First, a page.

Wednesday, October 12, 2011

The Butterfly of Doom: Everything connected?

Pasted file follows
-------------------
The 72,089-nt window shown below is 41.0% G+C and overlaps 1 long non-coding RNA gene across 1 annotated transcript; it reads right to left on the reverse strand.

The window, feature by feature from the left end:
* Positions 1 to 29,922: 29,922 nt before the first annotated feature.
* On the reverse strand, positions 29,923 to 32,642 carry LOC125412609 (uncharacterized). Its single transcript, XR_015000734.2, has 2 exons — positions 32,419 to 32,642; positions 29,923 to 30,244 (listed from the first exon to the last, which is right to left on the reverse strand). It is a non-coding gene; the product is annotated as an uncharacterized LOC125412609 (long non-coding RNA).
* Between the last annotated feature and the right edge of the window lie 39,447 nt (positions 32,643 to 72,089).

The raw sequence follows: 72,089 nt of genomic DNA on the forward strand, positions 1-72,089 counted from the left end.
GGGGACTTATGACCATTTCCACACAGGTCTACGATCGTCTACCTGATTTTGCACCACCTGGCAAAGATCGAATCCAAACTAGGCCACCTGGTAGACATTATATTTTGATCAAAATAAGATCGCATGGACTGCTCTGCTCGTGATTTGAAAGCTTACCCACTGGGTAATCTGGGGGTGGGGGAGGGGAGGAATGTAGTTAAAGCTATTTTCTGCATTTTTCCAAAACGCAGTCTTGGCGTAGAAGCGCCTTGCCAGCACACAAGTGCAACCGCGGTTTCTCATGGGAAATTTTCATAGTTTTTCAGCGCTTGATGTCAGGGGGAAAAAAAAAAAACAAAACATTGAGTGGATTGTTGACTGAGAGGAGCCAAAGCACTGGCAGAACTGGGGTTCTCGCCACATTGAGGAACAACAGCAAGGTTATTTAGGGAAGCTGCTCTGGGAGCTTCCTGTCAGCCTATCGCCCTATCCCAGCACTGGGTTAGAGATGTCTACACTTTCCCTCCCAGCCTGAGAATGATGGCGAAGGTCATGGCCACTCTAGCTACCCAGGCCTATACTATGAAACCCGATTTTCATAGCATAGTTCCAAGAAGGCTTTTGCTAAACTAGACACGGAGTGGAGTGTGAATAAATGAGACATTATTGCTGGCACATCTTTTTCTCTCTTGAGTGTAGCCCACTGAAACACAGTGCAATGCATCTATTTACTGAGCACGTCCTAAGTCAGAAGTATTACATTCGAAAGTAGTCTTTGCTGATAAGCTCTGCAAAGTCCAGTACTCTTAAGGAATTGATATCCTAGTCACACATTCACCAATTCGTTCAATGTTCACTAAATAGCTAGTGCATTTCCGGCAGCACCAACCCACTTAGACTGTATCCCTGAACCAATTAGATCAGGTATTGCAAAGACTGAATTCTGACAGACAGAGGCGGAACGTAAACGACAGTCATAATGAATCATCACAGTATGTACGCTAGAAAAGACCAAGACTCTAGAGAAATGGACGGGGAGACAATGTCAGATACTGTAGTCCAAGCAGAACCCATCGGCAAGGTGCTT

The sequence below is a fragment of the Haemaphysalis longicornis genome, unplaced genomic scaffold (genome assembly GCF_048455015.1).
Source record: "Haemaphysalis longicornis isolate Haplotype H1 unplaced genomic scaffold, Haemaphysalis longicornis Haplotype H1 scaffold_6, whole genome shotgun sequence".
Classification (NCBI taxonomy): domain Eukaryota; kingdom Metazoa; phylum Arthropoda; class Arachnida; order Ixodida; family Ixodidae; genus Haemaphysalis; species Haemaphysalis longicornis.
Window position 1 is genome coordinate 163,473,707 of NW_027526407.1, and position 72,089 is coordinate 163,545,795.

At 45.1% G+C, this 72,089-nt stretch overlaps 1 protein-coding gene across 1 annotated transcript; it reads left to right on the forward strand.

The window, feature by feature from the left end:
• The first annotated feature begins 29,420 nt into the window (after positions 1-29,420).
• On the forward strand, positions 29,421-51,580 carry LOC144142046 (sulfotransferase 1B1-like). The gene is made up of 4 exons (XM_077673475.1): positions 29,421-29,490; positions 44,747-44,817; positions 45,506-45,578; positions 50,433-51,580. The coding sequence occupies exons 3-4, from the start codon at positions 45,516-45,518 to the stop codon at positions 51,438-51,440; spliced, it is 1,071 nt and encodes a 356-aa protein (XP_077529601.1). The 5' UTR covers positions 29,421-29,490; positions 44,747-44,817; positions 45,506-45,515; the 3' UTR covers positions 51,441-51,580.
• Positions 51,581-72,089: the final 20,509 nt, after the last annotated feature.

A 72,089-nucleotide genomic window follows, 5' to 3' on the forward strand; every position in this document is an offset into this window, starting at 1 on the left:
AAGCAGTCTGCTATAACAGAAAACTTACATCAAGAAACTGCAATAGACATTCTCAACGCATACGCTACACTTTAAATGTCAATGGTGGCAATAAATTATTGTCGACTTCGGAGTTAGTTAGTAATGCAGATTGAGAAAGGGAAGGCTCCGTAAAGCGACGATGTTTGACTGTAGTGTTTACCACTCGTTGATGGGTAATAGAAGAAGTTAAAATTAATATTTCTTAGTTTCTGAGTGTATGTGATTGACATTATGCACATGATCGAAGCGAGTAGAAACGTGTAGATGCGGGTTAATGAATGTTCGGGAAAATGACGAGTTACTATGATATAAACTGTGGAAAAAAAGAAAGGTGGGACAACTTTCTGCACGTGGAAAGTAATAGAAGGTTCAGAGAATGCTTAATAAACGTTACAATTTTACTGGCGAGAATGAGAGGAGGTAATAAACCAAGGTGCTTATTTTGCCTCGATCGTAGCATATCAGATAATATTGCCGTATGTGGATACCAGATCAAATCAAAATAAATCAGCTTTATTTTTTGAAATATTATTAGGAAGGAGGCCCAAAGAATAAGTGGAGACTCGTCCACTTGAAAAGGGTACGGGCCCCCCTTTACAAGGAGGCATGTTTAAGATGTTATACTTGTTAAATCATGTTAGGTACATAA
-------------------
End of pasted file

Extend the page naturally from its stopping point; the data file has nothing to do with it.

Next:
It is a banality of the ecological sciences to state that everything is connected. That ebullient Scot, and eventual stalwart of the American wilderness movement, John Muir, claimed, "When we try to pick out anything by itself, we find it hitched to everything else in the universe." And if such statements are employed to sponsor a notion that individual organisms cannot be regarded in isolation from those that they consume, and those that can consume them, or furthermore, that as a consequence of the deep intersections of the living and the never-alive, that there can been unforeseen consequences flowing from species additions or removals from ecosystems, then few may argue with this. However, just as the ripples of a stone dropped in a still pond propagate successfully only to its edges (though they may entrain delightful patterns in the finest of its marginal sands), not every ecological event has intolerably large costs to exact. True, if the dominoes line-up and the circumstances are just so, a butterfly’s wing beat over the Pacific may hurl a typhoon against its shores, but more often than not such lepidopterous catastrophes do not come to pass. Ecosystems, energized so that matter cycles and conjoins the living with the dead, have their lines of demarcation, borders defined by their internal interactions being more powerful than their external ones.  They are therefore buffered against many potentially contagious disasters.  This, of course, is the essence of resilience - the capacity of a system to absorb disturbance without disruption to habitual structure and function.  Ecology is as much the science investigating the limits of connections as it is the thought that everything is connected.

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